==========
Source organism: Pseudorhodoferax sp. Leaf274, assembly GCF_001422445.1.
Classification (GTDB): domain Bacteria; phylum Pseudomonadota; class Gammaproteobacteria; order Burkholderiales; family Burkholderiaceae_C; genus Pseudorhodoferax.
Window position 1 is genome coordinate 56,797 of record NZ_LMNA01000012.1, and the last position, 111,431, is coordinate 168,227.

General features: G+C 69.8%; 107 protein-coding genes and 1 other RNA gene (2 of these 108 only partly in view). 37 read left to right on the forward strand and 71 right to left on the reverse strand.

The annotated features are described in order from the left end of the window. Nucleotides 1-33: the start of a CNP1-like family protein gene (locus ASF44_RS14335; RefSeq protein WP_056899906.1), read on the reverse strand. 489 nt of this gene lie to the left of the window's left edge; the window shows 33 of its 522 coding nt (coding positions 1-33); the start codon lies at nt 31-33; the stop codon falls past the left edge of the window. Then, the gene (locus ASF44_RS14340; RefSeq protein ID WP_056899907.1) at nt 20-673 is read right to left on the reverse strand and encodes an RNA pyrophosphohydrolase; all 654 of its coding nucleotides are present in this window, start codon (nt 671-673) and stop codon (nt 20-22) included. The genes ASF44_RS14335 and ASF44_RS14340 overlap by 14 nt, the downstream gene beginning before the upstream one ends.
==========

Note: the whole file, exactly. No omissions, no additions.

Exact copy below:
Source organism: Pseudorhodoferax sp. Leaf274, assembly GCF_001422445.1.
Classification (GTDB): domain Bacteria; phylum Pseudomonadota; class Gammaproteobacteria; order Burkholderiales; family Burkholderiaceae_C; genus Pseudorhodoferax.
Window position 1 is genome coordinate 56,797 of record NZ_LMNA01000012.1, and the last position, 111,431, is coordinate 168,227.

General features: G+C 69.8%; 107 protein-coding genes and 1 other RNA gene (2 of these 108 only partly in view). 37 read left to right on the forward strand and 71 right to left on the reverse strand.

The annotated features are described in order from the left end of the window. Nucleotides 1-33: the start of a CNP1-like family protein gene (locus ASF44_RS14335; RefSeq protein WP_056899906.1), read on the reverse strand. 489 nt of this gene lie to the left of the window's left edge; the window shows 33 of its 522 coding nt (coding positions 1-33); the start codon lies at nt 31-33; the stop codon falls past the left edge of the window. Then, the gene (locus ASF44_RS14340; RefSeq protein ID WP_056899907.1) at nt 20-673 is read right to left on the reverse strand and encodes an RNA pyrophosphohydrolase; all 654 of its coding nucleotides are present in this window, start codon (nt 671-673) and stop codon (nt 20-22) included. The genes ASF44_RS14335 and ASF44_RS14340 overlap by 14 nt, the downstream gene beginning before the upstream one ends.